While this story begins with talking about depression, don’t be too quick to click away. It is also a story of hope, inspiration and the power of living an authentic life.
First, the bad stuff. Depression and stress disorders represent the fastest growing category of disability claims. They currently account for more than $9 billion in disability claims, or 30 percent of the estimated $30 billion that disabilities and presenteeism (the problem of employees being at work but not fully functioning) cost Canada’s economy each year (as reported by the BC Business and Economic Roundtable on Mental Health).
One of the most disturbing things about this increasing trend toward depression, stress and other mental-health related disabilities in the workplace is the fact that, while 80 to 90 percent of people with these disorders can be treated successfully, only one third of them actually seek help.
So what does all of this have to do with this post about networking?
A few years ago, I attended the Canadian Mental Health Association’s annual conference on mental health in the workplace where one of the most inspiring and empowering speakers was a tiny, dark-haired, passionate woman in her 50s, Sandy Naiman.
An accomplished journalist, broadcaster, teacher, mental-health advocate and public speaker, Sandy has also struggled with mental illness since she was 12-years old – a journey that has included 20 hospitalizations and four different diagnoses. As I listened to Sandy’s stories, it dawned on me that what had allowed her to create such a successful career, despite a serious mental illness, was her ability to cultivate her network.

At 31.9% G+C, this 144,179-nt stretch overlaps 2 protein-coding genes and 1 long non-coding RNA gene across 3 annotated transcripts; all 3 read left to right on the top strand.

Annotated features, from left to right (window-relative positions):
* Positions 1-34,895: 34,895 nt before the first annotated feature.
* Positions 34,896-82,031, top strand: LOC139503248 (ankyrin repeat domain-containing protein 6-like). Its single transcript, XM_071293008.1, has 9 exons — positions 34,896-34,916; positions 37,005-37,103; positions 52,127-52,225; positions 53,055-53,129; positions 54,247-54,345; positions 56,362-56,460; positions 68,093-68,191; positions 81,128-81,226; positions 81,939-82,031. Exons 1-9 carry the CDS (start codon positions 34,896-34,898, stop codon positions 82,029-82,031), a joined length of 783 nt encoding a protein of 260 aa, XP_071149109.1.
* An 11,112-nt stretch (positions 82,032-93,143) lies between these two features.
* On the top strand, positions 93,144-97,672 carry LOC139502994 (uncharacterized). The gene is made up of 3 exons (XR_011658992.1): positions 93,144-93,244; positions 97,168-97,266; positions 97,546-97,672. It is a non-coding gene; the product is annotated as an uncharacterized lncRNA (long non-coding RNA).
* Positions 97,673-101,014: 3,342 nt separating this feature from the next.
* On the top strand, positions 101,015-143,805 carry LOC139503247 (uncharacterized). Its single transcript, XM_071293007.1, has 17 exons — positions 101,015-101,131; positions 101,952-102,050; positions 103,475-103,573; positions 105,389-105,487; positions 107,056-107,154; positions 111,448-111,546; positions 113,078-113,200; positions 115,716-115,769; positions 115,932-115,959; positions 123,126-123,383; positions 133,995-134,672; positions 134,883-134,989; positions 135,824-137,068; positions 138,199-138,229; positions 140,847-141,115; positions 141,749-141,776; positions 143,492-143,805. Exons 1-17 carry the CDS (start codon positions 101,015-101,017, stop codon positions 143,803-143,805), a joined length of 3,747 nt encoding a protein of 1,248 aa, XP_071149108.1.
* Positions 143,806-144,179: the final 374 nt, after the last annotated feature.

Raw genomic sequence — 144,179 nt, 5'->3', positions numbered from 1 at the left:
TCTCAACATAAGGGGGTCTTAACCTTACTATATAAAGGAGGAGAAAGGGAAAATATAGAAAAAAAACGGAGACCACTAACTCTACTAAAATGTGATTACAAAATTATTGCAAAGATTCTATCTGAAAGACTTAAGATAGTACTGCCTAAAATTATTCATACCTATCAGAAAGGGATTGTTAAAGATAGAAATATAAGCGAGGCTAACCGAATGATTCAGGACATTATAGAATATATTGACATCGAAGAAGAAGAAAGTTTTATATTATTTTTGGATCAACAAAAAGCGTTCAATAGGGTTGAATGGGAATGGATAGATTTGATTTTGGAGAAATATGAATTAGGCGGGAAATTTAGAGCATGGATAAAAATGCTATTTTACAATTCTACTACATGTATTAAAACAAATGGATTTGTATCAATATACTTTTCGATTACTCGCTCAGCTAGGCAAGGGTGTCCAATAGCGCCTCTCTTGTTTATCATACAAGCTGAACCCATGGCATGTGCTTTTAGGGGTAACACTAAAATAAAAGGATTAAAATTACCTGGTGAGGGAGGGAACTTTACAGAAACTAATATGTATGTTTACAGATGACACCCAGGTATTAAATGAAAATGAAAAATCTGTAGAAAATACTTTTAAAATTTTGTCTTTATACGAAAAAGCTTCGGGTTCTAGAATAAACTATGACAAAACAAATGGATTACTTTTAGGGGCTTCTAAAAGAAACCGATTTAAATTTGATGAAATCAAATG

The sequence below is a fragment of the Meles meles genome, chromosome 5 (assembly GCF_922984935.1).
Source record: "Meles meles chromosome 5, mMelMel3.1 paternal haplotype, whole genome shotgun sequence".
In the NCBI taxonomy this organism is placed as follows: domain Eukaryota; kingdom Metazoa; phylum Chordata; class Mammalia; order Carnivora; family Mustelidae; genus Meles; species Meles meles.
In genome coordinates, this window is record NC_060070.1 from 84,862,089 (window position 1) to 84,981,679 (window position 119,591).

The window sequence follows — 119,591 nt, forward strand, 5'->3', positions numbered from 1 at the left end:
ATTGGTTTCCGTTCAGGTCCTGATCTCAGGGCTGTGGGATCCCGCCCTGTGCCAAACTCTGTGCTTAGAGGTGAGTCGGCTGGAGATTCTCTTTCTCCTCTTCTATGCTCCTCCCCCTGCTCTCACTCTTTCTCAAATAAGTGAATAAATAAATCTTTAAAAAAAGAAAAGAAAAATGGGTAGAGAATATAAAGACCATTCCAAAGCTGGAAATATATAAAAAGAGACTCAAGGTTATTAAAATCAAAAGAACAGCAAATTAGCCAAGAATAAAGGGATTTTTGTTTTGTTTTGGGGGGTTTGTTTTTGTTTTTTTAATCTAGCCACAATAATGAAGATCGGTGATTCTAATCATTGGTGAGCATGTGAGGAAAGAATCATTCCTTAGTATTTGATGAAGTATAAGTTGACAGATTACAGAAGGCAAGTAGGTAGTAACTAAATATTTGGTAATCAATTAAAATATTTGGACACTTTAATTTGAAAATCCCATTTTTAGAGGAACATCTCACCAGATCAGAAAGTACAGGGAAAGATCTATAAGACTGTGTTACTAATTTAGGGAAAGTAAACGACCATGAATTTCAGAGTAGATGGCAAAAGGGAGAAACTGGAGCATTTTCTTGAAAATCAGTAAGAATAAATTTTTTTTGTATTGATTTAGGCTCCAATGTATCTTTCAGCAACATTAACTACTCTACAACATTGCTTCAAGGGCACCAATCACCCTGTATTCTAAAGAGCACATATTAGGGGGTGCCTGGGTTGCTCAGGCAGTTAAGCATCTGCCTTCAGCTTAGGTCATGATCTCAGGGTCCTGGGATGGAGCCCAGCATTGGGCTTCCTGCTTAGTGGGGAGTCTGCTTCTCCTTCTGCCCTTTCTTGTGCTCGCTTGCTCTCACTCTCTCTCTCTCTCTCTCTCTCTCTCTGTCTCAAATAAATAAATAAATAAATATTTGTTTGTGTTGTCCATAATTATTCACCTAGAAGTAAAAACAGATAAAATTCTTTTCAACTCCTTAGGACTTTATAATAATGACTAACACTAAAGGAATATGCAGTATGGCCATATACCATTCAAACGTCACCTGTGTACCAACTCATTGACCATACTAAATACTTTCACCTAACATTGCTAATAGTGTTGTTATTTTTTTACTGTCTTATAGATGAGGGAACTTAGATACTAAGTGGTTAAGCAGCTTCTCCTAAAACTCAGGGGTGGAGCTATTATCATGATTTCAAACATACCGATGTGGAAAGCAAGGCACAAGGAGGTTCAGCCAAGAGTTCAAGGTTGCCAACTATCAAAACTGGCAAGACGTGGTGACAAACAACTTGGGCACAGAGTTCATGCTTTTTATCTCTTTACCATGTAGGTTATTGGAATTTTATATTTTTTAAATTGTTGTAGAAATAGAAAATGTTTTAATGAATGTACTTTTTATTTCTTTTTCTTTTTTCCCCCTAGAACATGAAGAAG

The secret to Sandy’s success, however, is the exact opposite of what most people are taught to do when building their network. Sandy was fortunate to have a mother who both encouraged her to discuss her illness openly and to not see it as a defining factor in who she was and what she was capable of.
Sandy became equally comfortable describing her limitations as she was her strengths. When she wanted to attend journalism school, for example, she walked into the office of the chairman of Ryerson University’s journalism program, sat down and explained to him that she had a serious mental illness, but that she very much wanted to be in the program. After listening to her story, he admitted her on the spot and later was instrumental in paving the way for her to work at the Toronto Sun.
We can all take a lesson from this when building our personal and business integrity, as well as strengthening our networks. In this day and age, where customers and employers are becoming increasingly suspicious of anything that sounds too good to be true, being honest and open about limitations builds trust.
While it is also critical to be aware of and confident in your strengths, when it comes to networking, this can be easier said than done. Many mistakenly believe that promoting themselves or their product as the greatest thing since the iPad best portrays confidence. Using a more subtle approach that keeps the hyperbole to a minimum and focuses on accurate benefit claims, however, is far less likely to set off the bull**** meter of your audience.
Ironically, I believe that it was Sandy’s acknowledgement of her weaknesses that helped to lay the foundation for her confidence in her strengths. In presenting herself as a whole person, rather than hiding her weaknesses, she learned that she was useful and valued just as she was.
The lesson for networking is this: building a strong network that will help you and your business to thrive is not only about promoting your strengths. In today’s economy it can also hinge on your willingness to be vulnerable. Vulnerability builds trust, the key to solid relationships in all areas of life and work – and to high performing organizations.
This kind of authenticity also builds my confidence and trust in myself. Seeing that others, with all of their imperfections, have succeeded, I know that I can too. If we would all have the courage to begin building our networks by presenting ourselves as whole people, with both strengths and weaknesses, it will go a long way to stem the rising tide of stress, depression and mental health issues in the workplace.